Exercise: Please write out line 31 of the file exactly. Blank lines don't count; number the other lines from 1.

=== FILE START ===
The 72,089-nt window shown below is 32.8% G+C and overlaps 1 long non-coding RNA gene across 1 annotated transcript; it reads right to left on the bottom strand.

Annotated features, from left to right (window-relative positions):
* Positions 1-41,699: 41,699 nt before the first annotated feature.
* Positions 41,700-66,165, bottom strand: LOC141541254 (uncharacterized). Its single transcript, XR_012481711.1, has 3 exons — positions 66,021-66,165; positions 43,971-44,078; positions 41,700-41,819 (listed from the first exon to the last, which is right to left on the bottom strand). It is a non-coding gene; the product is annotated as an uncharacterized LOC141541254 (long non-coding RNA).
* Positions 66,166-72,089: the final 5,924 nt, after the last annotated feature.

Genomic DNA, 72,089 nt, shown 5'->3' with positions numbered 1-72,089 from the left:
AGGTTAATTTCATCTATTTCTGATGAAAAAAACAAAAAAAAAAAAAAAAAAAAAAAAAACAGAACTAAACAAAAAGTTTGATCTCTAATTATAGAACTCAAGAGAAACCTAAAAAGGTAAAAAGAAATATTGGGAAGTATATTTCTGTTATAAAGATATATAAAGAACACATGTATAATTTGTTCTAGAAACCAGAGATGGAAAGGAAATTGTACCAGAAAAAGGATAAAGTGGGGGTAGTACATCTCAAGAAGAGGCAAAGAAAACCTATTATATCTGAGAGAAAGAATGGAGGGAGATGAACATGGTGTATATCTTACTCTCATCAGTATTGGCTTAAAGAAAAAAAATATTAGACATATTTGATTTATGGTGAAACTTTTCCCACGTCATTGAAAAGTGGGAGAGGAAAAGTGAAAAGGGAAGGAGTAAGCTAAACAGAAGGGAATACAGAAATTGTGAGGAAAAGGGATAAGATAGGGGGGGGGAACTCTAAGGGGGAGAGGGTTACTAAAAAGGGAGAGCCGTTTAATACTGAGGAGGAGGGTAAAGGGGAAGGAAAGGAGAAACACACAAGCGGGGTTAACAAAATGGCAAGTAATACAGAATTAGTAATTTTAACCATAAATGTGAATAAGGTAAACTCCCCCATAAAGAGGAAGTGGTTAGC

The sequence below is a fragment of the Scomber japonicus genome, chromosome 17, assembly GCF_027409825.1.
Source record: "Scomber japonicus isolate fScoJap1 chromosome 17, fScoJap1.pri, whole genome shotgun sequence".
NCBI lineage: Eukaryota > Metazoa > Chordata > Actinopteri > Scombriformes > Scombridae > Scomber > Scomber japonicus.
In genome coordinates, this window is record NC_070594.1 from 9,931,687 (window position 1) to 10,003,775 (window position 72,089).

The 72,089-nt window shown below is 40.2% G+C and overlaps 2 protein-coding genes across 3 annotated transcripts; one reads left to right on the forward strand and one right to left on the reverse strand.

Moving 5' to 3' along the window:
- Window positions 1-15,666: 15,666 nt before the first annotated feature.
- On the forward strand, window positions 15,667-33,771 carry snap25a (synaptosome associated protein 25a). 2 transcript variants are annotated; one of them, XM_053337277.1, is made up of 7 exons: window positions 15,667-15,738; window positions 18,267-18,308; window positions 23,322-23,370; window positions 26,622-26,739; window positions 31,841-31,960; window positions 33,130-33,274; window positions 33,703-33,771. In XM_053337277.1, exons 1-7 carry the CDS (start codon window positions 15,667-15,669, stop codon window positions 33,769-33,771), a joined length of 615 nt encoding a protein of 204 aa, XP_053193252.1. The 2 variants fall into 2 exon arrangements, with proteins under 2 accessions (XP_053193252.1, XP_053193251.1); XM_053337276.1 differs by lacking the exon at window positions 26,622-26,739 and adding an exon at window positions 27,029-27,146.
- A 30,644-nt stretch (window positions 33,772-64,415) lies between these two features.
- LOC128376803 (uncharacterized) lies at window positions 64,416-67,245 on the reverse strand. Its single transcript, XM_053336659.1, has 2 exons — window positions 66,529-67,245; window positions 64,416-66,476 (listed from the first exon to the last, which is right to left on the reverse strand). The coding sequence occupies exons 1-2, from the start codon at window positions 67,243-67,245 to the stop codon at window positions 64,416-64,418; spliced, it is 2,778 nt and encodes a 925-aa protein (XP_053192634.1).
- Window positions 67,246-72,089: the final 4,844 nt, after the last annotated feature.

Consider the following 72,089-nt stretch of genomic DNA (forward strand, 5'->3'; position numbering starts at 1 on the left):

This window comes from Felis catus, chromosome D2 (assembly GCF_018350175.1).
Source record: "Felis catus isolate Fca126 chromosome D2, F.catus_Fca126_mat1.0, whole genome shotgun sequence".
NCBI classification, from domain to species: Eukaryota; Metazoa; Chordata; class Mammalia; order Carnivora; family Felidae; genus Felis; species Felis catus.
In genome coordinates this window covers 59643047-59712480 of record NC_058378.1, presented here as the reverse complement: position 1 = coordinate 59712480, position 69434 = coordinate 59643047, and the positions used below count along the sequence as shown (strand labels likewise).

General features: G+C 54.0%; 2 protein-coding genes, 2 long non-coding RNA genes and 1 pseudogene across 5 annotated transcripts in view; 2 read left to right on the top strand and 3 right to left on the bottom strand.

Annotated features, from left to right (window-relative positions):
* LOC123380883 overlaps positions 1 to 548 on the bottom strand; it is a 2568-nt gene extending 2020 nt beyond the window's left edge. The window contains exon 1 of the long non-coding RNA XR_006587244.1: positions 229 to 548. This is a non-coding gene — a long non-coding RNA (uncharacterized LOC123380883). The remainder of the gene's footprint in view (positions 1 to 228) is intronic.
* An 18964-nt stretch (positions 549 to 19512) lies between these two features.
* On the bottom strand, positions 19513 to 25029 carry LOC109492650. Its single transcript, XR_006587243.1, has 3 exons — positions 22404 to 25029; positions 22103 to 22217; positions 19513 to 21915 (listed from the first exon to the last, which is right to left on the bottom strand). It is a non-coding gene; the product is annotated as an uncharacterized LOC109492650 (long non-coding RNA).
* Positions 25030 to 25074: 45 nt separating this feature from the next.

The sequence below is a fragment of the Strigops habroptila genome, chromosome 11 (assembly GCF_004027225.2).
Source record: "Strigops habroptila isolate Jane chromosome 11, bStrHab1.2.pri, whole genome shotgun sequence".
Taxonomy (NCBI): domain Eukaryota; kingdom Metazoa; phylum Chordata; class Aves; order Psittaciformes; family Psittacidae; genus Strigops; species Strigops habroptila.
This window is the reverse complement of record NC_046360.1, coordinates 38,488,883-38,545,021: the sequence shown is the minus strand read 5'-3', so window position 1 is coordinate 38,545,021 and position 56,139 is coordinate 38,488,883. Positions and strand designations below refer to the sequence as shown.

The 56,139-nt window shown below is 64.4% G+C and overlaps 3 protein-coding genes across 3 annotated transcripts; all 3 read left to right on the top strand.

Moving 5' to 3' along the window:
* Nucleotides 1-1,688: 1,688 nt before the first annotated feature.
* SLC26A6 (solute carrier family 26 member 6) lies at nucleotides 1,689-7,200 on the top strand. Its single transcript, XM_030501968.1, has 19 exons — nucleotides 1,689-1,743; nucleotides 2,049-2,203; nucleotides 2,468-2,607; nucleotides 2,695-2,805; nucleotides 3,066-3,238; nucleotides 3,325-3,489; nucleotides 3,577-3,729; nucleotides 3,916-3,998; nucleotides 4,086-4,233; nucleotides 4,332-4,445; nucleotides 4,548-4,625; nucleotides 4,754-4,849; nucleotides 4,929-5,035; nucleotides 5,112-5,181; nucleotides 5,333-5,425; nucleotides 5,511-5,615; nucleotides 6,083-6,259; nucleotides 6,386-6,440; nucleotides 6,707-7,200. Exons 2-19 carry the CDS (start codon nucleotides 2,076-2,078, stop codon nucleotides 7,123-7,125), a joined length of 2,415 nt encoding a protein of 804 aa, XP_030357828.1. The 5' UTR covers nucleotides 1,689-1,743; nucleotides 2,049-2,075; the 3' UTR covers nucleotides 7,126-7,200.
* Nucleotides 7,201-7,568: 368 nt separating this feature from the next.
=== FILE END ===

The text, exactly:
Source record: "Strigops habroptila isolate Jane chromosome 11, bStrHab1.2.pri, whole genome shotgun sequence".